At the end of the tests, HRs were recorded as beats per minute by using a telemetric system (Polar RS400, Polar Electro Oy, Kempele, Finland).
Elliptical Wingate Retesting
A retest study was performed using the same standards on subsequent days at the same time of the day. The PP, AP, MP, PD, FI%, and ΔLa responses were compared with the initial test results.
Results were evaluated using SPSS Version 15.0 software (SPSS Inc., Chicago, IL, USA). A repeated measures design was used to estimate the most effective workload. Power outcomes of all workloads were used as factor levels. According to results of Mauchly's test of sphericity, the variance homogeneity assumption was not provided. The Greenhouse-Geisser test was therefore used to conduct a one-way analysis of variance (ANOVA). Bonferroni pairwise comparisons were used, as post hoc analysis, to investigate which group was different in a positive direction. Pearson correlation coefficient (r) was used to determine the linear correlation between tested variables. Findings with a p ≤ 0.05 were considered statistically significant.
The purpose of the pilot study was to narrow down load intervals to ascertain the proper load range for the primary study. According to the results of the pilot study, workloads lower than L-13 led to a plateau in power graphs from the beginning to the end of the test (Figure 3A). The FI% and PD were zero or negative. All-out tests with workloads greater than L-23 could not be completed because of exhaustion (Figure 3B). These values were not consistent with test outcomes that appear at the end of a correct Wingate application. As expected, problems occurred with very low (L-13, L-14, and L-15) and heavy workloads (L-23, L-22, and L-21). Plateaus occurred in power graphs when L-13, L-14, or L-15 loads were applied to the load scale (Figure 3C). Because inertial effects stem from extreme velocities, the subjects were not able to apply optimal force to the system. Undulations occurred in power graphs when L-23, L-22, or L-21 loads were applied because of extreme resistance administrations (Figure 3D); thus, the subjects were not able to reach the desired rpm values. Error scores of very low and heavy workloads are displayed in Table 2.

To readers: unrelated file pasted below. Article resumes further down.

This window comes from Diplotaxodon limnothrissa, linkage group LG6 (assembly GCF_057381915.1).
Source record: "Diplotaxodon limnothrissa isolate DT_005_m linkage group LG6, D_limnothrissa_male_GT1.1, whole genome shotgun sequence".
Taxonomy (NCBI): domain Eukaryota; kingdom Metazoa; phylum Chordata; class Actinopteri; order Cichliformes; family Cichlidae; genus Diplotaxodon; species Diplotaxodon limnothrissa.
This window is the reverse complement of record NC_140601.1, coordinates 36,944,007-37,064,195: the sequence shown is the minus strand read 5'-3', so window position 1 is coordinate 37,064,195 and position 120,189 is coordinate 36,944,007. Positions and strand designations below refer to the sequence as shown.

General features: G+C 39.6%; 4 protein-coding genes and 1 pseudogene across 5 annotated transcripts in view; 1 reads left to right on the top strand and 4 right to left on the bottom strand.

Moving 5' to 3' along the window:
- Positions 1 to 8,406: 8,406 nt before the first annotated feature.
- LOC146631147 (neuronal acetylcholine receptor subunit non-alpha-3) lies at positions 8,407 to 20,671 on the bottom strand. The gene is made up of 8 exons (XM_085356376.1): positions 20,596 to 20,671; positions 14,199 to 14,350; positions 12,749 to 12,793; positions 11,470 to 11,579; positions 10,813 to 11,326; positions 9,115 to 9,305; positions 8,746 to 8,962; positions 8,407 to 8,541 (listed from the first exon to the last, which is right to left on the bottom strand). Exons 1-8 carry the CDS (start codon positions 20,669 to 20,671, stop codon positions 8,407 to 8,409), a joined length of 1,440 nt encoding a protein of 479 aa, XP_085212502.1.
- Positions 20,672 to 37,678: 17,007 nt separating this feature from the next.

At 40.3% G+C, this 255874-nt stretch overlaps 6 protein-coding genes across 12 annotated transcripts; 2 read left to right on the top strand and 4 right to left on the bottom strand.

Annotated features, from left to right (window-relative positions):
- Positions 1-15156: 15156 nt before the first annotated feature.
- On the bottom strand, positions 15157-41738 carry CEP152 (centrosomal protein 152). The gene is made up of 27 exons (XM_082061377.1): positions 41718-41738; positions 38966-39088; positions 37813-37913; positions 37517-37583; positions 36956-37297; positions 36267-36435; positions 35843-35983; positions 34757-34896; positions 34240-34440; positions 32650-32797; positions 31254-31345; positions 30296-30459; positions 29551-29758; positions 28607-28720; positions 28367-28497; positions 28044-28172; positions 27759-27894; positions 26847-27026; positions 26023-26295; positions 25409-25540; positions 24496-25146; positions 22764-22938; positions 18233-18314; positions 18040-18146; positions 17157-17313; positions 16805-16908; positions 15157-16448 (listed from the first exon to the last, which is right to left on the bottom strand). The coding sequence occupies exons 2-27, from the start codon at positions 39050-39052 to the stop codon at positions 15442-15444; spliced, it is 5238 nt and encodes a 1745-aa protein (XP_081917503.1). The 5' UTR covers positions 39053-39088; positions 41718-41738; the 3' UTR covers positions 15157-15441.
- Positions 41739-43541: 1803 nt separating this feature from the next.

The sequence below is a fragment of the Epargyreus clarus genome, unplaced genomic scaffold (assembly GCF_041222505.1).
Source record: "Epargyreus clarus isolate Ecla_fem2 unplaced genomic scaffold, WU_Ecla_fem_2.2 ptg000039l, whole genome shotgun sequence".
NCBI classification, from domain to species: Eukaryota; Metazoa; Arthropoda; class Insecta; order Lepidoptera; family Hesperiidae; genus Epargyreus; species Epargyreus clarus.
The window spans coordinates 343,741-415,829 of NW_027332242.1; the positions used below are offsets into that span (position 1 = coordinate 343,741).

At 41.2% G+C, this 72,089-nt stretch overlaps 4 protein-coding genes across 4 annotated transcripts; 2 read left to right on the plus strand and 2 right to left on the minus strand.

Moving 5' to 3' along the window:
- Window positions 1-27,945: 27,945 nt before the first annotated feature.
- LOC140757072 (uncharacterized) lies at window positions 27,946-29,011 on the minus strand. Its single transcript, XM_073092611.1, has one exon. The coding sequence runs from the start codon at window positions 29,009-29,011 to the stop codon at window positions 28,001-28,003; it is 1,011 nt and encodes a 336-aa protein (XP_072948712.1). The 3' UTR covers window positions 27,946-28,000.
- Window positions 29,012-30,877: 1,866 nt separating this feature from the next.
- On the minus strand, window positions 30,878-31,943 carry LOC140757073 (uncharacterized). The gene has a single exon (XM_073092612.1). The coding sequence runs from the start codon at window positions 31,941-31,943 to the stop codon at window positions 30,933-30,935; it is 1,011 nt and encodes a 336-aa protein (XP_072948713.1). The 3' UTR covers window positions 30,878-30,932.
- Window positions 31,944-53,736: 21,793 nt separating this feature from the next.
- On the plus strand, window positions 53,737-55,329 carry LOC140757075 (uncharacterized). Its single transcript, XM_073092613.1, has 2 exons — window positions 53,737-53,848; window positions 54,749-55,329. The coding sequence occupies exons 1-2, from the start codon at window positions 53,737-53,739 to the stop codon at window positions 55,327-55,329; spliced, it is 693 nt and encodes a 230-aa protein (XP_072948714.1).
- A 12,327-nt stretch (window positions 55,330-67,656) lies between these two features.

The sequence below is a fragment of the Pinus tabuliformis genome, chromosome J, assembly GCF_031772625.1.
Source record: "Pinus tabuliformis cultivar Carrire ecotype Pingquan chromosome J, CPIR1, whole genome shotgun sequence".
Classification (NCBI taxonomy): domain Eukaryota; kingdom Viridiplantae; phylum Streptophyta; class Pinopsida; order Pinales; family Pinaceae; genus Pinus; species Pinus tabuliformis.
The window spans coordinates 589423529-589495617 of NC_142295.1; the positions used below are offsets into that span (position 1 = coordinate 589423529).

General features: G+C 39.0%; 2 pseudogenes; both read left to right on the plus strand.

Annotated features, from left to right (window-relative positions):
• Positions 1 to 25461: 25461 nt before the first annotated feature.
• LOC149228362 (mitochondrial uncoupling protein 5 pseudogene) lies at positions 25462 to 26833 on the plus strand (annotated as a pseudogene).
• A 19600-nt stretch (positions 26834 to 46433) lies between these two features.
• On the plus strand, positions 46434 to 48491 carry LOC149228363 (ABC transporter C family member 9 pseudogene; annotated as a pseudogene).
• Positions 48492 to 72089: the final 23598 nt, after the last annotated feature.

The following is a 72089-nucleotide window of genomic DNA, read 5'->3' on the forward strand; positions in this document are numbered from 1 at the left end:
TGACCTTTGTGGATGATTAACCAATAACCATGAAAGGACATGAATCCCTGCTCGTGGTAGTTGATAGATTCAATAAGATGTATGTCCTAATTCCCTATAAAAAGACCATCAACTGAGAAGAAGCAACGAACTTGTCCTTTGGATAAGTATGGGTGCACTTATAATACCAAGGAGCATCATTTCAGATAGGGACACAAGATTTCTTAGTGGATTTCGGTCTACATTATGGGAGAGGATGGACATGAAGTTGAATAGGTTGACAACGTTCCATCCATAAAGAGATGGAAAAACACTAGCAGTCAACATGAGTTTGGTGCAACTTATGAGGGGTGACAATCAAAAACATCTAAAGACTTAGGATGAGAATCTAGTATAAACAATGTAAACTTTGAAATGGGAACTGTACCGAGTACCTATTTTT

Workloads between L-16 and L-20 revealed expected (logical) power graph specificities as shown in Figure 2A,B. The PP appeared in the first (A) or second (B) segment. The MP was evident in the last segment. Because of satisfying the requirements, PD and FI% could be calculated in a valid fashion at the end of the test.
Descriptive statistics for the mean of PP, AP, FI%, and ΔLa in L-16, L-17, L-18, L-19, and L-20 are shown in Table 3.
According to results of Mauchly's test of sphericity, the assumption of variance homogeneity was not met (Table 4). The Greenhouse-Geisser test was therefore used to conduct a one-way ANOVA (Table 5).
Tested hypotheses were as follows:
Ha: At least one of the μ is different.
After the ANOVA test, it was concluded that at least one mean value of PP, AP, FI%, and ΔLa was significantly different from the remaining mean values (p < 0.05). The Bonferroni pairwise comparisons test was used as a post hoc analysis test to investigate group differences.
According to the results of the Bonferroni pairwise comparisons test, PP and AP outcomes using L-18 were significantly different from those of L-16, L-17, L-19, and L-20 in a positive direction. These findings showed that L-18 was the most effective load for PP and AP values (p < 0.05, Tables 6 and 7).
Also, the largest number of participants (70%) was able to reach their best anaerobic power and capacity outcomes with the L-18 test load.
The FI% values using both L-16 and L-18 were significantly different from those of the remaining loads (L-17, L-19, and L-20, p < 0.05). L-16 could not be selected as the optimal load because of very diminished power values; thus, L-18 was the most effective load for FI% (Table 8).
The highest ΔLa values were observed after testing with L-18 and L-19 loads (15.4 ± 1.7 and 15.3 ± 2.2 mM, p > 0.05). However, between these 2 loads, only L-18 yielded significantly higher ΔLa values than the others did (p < 0.05; Table 9).
Overall, L-18 yielded the greatest anaerobic power and capacity outcomes. The PP, AP, FI%, and ΔLa outcomes are shown in Figures 4 and 5.
No significant differences were found between test and retest results for the EWT (Ho was not rejected, p > 0.05).
The tested hypotheses were as follows: